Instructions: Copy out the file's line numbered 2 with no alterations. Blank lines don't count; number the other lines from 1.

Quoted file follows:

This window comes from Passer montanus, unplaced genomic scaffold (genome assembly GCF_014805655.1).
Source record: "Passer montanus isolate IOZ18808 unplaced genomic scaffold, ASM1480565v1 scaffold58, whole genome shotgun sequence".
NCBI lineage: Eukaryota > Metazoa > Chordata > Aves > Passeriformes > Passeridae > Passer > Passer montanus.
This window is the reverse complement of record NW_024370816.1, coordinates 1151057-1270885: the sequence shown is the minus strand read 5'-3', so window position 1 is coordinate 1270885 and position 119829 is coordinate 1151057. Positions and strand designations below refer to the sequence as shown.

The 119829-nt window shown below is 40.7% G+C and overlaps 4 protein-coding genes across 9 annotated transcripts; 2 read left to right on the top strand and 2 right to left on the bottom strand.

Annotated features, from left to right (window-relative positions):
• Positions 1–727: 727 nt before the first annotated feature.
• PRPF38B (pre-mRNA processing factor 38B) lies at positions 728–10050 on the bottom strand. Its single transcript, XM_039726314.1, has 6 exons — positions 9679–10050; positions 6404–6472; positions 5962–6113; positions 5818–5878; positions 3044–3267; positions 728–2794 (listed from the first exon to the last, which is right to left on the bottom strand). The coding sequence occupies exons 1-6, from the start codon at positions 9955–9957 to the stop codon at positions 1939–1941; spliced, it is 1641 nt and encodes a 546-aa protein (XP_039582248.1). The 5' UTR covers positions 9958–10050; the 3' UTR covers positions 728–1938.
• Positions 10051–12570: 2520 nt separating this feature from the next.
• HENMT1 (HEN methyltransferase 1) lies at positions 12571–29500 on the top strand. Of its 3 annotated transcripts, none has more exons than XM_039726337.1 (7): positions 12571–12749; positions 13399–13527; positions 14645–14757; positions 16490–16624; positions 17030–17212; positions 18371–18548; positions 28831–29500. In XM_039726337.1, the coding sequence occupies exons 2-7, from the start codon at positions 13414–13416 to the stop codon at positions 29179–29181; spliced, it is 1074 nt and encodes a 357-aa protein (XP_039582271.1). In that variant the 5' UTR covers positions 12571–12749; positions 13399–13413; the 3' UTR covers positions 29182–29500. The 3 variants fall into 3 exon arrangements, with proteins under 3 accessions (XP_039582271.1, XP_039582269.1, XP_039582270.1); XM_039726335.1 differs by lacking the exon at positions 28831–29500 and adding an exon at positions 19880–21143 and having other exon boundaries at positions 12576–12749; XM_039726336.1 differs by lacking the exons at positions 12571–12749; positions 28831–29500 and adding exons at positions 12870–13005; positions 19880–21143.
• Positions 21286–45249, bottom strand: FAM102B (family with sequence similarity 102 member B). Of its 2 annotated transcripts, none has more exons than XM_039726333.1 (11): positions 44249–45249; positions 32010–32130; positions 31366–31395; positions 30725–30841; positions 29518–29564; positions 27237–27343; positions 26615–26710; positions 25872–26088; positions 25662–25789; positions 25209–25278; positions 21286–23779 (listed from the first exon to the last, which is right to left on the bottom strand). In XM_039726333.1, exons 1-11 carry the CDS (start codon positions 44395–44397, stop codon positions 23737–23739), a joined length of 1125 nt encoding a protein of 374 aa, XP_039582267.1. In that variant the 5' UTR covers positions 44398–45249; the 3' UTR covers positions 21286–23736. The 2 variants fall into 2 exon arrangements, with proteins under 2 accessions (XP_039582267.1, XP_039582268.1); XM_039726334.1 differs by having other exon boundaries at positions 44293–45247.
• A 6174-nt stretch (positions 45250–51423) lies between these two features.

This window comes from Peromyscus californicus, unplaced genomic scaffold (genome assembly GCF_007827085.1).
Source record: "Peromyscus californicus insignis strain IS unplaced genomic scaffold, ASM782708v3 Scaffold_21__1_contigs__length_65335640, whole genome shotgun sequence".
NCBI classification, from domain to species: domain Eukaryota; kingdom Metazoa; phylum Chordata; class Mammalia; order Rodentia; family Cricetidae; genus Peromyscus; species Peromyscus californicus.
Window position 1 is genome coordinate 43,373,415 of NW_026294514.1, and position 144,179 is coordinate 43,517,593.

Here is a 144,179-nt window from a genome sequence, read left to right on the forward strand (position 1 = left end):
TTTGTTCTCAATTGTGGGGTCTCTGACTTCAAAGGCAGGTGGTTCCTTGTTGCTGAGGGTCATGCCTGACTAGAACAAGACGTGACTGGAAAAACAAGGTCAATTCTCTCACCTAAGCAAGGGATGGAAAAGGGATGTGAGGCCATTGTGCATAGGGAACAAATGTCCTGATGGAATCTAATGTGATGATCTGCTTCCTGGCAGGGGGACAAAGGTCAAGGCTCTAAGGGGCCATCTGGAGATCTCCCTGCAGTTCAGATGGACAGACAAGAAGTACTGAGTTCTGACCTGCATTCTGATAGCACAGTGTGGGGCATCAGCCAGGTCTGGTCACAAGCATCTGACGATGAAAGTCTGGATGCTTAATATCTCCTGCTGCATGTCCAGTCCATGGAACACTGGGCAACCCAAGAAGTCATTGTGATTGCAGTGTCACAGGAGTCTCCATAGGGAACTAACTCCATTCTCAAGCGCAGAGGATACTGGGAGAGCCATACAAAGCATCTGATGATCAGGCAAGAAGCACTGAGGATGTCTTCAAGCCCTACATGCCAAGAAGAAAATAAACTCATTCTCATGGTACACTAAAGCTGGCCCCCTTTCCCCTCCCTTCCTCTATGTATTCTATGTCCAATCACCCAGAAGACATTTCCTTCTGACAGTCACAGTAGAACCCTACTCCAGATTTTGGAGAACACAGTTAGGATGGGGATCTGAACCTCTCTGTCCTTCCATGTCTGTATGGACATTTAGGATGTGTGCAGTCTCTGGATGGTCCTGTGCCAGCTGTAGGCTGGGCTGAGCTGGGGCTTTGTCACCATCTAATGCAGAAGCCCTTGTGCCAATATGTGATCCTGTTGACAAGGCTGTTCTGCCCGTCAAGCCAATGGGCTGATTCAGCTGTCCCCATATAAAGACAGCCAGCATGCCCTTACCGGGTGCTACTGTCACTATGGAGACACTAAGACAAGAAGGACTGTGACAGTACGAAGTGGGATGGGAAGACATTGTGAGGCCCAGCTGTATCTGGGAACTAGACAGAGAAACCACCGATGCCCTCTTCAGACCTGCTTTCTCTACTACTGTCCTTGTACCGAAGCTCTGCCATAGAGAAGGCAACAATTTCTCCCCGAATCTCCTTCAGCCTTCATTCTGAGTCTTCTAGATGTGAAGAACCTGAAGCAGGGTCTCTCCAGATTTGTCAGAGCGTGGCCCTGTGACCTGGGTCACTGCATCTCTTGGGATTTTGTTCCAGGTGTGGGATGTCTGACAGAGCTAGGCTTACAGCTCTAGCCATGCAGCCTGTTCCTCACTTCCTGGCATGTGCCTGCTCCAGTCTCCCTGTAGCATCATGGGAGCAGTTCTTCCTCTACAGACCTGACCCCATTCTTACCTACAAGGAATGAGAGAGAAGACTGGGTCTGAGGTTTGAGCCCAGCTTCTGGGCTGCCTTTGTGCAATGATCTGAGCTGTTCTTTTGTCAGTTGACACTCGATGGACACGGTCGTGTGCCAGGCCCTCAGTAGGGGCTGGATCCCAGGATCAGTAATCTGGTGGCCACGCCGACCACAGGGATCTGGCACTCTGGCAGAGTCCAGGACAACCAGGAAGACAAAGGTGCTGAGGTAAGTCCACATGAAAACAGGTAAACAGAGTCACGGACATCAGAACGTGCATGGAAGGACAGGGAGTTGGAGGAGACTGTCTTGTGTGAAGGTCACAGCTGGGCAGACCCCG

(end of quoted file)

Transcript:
Source record: "Passer montanus isolate IOZ18808 unplaced genomic scaffold, ASM1480565v1 scaffold58, whole genome shotgun sequence".